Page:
senting it as dangerous to the State as well as the Church.
The mention of two other books seems to complete the list of burnt political literature down to the Revolution of 1688.
One is Malice Defeated, or a brief relation of the accusation and deliverance of Elizabeth Cellier. The authoress was implicated in the Dangerfield conspiracy, and, having been indicted for plotting to kill the King and to reintroduce Popery, was sentenced at the Old Bailey to be imprisoned till she had paid a fine of £1,000, to stand three times in the pillory, and to have her books burnt by the hangman. I do not suppose that, in her case, literature incurred any loss.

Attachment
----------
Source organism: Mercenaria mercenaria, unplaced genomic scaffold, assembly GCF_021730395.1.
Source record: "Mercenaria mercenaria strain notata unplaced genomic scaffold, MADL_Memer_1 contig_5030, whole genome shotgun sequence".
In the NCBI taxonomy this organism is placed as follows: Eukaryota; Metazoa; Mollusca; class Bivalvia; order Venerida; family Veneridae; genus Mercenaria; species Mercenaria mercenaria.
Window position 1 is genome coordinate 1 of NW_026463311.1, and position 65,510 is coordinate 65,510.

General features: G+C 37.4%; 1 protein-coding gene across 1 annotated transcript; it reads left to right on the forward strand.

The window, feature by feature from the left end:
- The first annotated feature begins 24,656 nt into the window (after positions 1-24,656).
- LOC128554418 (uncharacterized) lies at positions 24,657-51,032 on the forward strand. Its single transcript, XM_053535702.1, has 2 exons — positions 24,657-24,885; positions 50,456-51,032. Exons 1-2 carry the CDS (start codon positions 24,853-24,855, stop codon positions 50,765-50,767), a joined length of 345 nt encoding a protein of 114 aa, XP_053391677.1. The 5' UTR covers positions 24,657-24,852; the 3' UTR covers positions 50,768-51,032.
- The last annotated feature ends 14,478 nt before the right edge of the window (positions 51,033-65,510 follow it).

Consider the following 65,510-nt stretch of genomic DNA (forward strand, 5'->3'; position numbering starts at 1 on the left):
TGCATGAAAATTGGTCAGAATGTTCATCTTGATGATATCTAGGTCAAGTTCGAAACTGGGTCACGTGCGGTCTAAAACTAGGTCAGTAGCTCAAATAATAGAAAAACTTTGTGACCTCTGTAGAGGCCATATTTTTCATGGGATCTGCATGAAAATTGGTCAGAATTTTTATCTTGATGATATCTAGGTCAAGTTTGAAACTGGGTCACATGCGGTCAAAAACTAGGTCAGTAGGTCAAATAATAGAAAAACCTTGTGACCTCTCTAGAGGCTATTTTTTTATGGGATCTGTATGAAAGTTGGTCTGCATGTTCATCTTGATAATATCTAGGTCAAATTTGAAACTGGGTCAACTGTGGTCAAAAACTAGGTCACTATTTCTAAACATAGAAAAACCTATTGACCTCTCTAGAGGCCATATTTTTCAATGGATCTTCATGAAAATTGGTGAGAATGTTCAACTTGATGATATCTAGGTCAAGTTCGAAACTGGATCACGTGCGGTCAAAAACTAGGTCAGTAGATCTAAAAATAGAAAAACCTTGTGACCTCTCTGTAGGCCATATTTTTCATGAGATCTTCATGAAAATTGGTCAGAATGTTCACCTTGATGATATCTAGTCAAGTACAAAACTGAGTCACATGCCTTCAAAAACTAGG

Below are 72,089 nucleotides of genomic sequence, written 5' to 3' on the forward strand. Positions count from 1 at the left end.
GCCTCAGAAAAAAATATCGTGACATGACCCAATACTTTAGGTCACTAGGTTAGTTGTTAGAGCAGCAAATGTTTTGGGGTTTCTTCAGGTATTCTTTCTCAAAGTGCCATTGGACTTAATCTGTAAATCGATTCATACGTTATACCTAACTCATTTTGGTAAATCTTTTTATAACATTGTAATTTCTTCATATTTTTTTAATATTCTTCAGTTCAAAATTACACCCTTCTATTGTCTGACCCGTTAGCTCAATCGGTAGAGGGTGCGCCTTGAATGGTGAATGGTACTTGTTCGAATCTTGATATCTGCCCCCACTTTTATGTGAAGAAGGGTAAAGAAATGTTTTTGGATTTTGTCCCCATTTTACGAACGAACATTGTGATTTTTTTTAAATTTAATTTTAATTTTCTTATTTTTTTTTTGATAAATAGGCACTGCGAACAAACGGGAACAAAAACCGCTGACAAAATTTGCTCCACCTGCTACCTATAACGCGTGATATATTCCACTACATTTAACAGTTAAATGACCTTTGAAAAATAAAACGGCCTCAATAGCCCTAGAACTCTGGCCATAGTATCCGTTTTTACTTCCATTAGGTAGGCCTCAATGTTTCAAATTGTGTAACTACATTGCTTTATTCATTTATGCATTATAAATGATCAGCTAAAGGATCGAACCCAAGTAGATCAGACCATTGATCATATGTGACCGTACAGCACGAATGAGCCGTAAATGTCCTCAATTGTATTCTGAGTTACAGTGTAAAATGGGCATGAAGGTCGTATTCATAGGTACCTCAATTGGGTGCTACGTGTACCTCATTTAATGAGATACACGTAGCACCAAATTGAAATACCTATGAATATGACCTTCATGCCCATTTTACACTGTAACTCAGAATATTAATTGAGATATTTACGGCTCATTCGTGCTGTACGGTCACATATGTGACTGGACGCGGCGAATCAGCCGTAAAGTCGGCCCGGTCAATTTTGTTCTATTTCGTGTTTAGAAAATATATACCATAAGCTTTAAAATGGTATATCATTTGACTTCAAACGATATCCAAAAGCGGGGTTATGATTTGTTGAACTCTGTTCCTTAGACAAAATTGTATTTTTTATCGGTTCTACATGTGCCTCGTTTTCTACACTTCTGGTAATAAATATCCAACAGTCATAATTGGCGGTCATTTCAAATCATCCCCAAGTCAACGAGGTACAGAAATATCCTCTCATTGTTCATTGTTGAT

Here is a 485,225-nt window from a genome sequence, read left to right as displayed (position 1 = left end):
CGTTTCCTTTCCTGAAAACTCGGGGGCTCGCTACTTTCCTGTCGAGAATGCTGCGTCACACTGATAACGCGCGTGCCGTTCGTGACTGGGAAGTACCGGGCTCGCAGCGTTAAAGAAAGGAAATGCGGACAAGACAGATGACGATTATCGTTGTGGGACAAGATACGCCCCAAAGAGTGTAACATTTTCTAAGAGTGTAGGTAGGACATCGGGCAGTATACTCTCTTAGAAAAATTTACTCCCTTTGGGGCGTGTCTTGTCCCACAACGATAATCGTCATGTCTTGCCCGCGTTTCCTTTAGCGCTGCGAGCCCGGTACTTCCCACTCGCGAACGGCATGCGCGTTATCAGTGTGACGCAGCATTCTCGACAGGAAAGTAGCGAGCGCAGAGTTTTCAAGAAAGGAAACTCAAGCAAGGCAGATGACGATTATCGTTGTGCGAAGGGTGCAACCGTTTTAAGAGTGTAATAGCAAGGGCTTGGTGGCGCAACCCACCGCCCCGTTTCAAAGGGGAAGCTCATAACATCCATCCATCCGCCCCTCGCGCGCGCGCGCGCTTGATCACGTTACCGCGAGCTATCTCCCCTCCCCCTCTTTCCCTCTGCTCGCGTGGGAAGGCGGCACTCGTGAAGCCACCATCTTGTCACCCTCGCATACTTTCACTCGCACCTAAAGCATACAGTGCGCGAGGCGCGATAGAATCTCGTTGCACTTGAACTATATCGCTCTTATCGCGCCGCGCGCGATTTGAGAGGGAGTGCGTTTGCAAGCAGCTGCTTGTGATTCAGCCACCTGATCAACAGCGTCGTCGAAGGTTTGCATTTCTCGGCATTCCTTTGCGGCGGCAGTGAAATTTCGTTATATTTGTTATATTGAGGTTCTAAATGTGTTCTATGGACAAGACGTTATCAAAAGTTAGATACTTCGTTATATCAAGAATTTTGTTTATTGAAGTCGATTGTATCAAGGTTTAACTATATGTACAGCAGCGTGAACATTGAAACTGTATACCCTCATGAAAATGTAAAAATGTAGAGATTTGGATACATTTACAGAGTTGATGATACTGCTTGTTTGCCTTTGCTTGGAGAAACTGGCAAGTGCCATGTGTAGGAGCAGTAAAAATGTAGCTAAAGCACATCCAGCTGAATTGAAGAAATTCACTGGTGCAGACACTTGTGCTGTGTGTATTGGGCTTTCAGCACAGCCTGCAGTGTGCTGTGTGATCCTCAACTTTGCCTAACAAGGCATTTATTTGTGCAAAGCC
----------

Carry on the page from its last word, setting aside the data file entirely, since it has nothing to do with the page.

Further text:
The other is the translation of Claude's Plaintes des Proiestants, burnt at the Exchange on May 5th, 1686. After the Revocation of the Edict of Nantes, people like Sir Roger l'Estrange were well paid to write denials of any cruelties as connected with that measure in France; much as in our own day people wrote denials of the Turkish atrocities in Bulgaria. The famous Huguenot minister's book proved of course abundantly the falsity of this denial; but, as Evelyn says, so great a power in the English Court had then the French ambassador, "who was